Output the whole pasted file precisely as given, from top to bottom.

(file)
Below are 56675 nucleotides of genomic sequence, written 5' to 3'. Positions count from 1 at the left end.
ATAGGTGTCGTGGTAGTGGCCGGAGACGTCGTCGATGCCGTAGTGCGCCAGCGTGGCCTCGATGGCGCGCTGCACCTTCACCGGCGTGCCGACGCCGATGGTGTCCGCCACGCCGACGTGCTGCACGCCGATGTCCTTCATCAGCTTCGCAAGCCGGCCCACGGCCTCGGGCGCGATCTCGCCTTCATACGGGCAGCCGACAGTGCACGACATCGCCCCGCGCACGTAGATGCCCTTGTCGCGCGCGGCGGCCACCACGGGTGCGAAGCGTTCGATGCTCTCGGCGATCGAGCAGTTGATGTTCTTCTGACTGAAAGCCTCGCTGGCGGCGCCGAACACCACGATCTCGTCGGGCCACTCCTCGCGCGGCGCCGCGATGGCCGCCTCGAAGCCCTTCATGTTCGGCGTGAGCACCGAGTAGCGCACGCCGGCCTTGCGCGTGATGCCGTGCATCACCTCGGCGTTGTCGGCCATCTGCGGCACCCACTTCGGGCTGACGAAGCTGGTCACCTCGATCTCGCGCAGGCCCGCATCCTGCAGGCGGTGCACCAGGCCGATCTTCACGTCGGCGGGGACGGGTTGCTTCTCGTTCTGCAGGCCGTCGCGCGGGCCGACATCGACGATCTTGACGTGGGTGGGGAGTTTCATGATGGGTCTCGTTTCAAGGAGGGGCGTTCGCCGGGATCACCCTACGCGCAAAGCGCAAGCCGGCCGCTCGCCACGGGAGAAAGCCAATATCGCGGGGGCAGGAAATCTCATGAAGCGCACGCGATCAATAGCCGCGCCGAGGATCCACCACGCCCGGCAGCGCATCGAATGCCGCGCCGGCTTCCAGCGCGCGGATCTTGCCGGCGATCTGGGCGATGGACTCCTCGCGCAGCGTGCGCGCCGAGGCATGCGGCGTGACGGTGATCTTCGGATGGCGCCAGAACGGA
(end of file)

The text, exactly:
Below are 56675 nucleotides of genomic sequence, written 5' to 3'. Positions count from 1 at the left end.
ATAGGTGTCGTGGTAGTGGCCGGAGACGTCGTCGATGCCGTAGTGCGCCAGCGTGGCCTCGATGGCGCGCTGCACCTTCACCGGCGTGCCGACGCCGATGGTGTCCGCCACGCCGACGTGCTGCACGCCGATGTCCTTCATCAGCTTCGCAAGCCGGCCCACGGCCTCGGGCGCGATCTCGCCTTCATACGGGCAGCCGACAGTGCACGACATCGCCCCGCGCACGTAGATGCCCTTGTCGCGCGCGGCGGCCACCACGGGTGCGAAGCGTTCGATGCTCTCGGCGATCGAGCAGTTGATGTTCTTCTGACTGAAAGCCTCGCTGGCGGCGCCGAACACCACGATCTCGTCGGGCCACTCCTCGCGCGGCGCCGCGATGGCCGCCTCGAAGCCCTTCATGTTCGGCGTGAGCACCGAGTAGCGCACGCCGGCCTTGCGCGTGATGCCGTGCATCACCTCGGCGTTGTCGGCCATCTGCGGCACCCACTTCGGGCTGACGAAGCTGGTCACCTCGATCTCGCGCAGGCCCGCATCCTGCAGGCGGTGCACCAGGCCGATCTTCACGTCGGCGGGGACGGGTTGCTTCTCGTTCTGCAGGCCGTCGCGCGGGCCGACATCGACGATCTTGACGTGGGTGGGGAGTTTCATGATGGGTCTCGTTTCAAGGAGGGGCGTTCGCCGGGATCACCCTACGCGCAAAGCGCAAGCCGGCCGCTCGCCACGGGAGAAAGCCAATATCGCGGGGGCAGGAAATCTCATGAAGCGCACGCGATCAATAGCCGCGCCGAGGATCCACCACGCCCGGCAGCGCATCGAATGCCGCGCCGGCTTCCAGCGCGCGGATCTTGCCGGCGATCTGGGCGATGGACTCCTCGCGCAGCGTGCGCGCCGAGGCATGCGGCGTGACGGTGATCTTCGGATGGCGCCAGAACGGA